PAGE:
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Reklama Review October 6, 2006
 
Reklama Review
Killer Content By Alex Shifrin Browse author Email
 
 

In a previous article, I wrote about how "content creation" is sweeping the advertising world. It's the new black. The funny thing is that someone else has been doing content creation, quite successfully in fact, for some time now, and all that's happening is that advertisers, agencies and production companies are copying their example. I'm talking of course about Al Qaeda, Hezbollah, and a host of other fundamentalist and terrorist groups have been doing content creation to great success.

We see content creation all the time. Whenever an advertiser makes a cool video snippet or photo and places it on the Internet for all to download and forward along to friends, that's called content creation. The forwarding part is called viral marketing, for those keeping tabs. It differs from traditional advertising in that it is something which engages the audience more, and in a way, disguises its ultimate promotional goals to such an extent that people even recommend it to others. DJ parties, concerts, blogs, these are forms of content creation/manipulated by advertisers, all in the hopes to win hearts and minds over and above traditional television spots and magazine ads.

There was a recent phenomenon on the Internet, which featured a school girl's video diary. Every day, this girl would post a new video blog online, supposedly secretly describing her frustration with conservative and somewhat oppressive parents. Viewers were glued to what they thought were candid confessions, something which her parents were supposedly unaware of. In the aftermath, it was discovered that this was in fact a content creation exercise, intended to promote an upcoming film. Some have argued that it went too far, and in many ways it did. The advertiser employed shock and incited a vivid emotional response from the viewers to create a captive audience. Sound familiar?

If you look at what international terrorism does, it's really no different. They have a product to sell; a philosophy or their religious values. Few in the West will invite them to a fair debate, and even if they did, these debates aren't going to sell Allah in Kansas. The easiest thing to do would be to "go viral." When something goes viral, it means that people start to pass it along to their friends, and they to their friends, until ultimately everyone's talking about it.

Well, when those jets hit the twin towers, I would say that Al Qaeda went about as viral as you can get. News reports, internet activity, emails, phone calls, war, demonstrations, a fundamental change to the way the world thinks happened. That's a lot of Allah for the money spent. One event stretched Al Qaeda's advertising dollar far more than any TV spots, even during the Super Bowl. The knock-on effect will continue for decades, if not longer. Every time you are asked to remove your shoes at the airport, it's Al Qaeda's marketing plan functioning like clockwork.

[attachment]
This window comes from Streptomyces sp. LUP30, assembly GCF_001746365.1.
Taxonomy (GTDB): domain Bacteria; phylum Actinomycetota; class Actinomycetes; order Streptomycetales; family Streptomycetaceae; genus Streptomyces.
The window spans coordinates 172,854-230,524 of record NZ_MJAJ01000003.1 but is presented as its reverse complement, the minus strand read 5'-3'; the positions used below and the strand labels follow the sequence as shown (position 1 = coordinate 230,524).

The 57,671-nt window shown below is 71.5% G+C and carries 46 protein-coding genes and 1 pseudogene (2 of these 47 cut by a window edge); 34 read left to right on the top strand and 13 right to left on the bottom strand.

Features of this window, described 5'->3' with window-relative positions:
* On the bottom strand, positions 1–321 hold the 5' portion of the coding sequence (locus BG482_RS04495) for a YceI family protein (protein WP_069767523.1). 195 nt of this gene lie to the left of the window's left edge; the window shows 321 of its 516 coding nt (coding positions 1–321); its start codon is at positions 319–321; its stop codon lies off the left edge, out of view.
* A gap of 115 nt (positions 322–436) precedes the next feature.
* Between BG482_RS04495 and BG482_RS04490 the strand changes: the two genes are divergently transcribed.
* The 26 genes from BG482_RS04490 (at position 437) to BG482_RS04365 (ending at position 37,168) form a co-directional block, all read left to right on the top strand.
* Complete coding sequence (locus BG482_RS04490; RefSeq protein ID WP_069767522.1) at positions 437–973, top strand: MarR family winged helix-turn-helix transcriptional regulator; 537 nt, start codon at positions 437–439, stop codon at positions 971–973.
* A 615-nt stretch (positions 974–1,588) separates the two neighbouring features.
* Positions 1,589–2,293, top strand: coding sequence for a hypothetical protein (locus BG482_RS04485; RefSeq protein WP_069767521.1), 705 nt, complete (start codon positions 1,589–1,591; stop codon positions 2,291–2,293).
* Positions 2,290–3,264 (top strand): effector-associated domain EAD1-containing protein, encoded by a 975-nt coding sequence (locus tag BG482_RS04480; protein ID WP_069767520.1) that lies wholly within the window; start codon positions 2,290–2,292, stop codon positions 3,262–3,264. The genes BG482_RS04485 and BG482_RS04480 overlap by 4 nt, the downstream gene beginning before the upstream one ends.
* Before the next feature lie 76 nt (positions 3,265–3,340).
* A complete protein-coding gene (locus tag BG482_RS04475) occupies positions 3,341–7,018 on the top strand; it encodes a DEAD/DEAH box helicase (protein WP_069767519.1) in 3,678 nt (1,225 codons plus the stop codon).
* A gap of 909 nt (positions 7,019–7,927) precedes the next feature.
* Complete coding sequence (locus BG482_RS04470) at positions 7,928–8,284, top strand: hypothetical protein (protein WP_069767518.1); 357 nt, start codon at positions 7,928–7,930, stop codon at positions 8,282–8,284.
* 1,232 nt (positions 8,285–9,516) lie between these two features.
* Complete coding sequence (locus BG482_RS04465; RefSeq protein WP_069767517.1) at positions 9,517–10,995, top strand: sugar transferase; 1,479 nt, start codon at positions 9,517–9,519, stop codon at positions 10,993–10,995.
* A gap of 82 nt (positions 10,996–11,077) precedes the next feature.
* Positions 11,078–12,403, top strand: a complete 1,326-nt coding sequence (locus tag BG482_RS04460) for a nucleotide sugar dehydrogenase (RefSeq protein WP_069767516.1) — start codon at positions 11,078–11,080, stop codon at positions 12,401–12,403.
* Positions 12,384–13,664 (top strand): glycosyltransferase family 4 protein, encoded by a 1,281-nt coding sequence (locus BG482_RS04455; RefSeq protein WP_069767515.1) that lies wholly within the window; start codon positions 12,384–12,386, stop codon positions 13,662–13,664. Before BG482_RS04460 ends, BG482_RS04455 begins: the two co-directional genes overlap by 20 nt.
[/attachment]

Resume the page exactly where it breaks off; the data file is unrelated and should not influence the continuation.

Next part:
Anything that fundamentalists do seems to go viral. Berg's decapitation. The failed UK airline plot - they don't even have to success, and their content spreads across all available information channels. Many will recall the spate of false alarms after the UK terrorist bust.

Now check this out: Hezbollah just launched a boy band. I swear. (http://edition.cnn.com/2006/WORLD/meast/08/25/hezbollah.band.ap/index.html). Think of the level of sophistication here, folks. Not only do they have a policy for external content, they have a separate and targeted campaign for internal dissemination. These are some ad savvy people. I can just imaging Hezbollah's PowerPoint presentation to the religious leaders in Iran:

"You can't appeal to today's jihadist with traditional methods. No, the MTV generation of extremists has a shorter attention span. They're not going to settle on simply hating Jews as their fathers did. We need to shake things up. No, we need eclecticism. We need to hate Denmark, comics, The Pope. Some variety. And we need to give them something to like. How about a boy band?"

Anheiser Busch has launched a content creation division to promote their beer brands. Warner has done the same, but more from the production side. Agencies are jumping to make this happen. Ultimately, however, everyone will be inadvertently looking to extremists in the Middle East for groundbreaking (sic) examples of how to do this properly. Ogilvy&Hezbollah - the future of advertising.

The irony of all this is that the West's philosophical obsession with freedom has allowed for the growth of terrorism as an expression of content. It is because of the Internet and people ability to select content, that those who have something to say, now strive to create compelling content. Only in places like Russia where the content is strictly controlled can you really stave off effective terrorism. Al Qaeda know that the louder and more outrageous their content, the more people will choose to tune in. Al Jazeera, Hezbollah, Al Qaeda - fifty years from now, these will be household names in the media and advertising world, with books about advertising featuring their names, the way books about Genghis Khan became management books in the 90s.

This is why the next battle in the advertising sphere will be for content creation.

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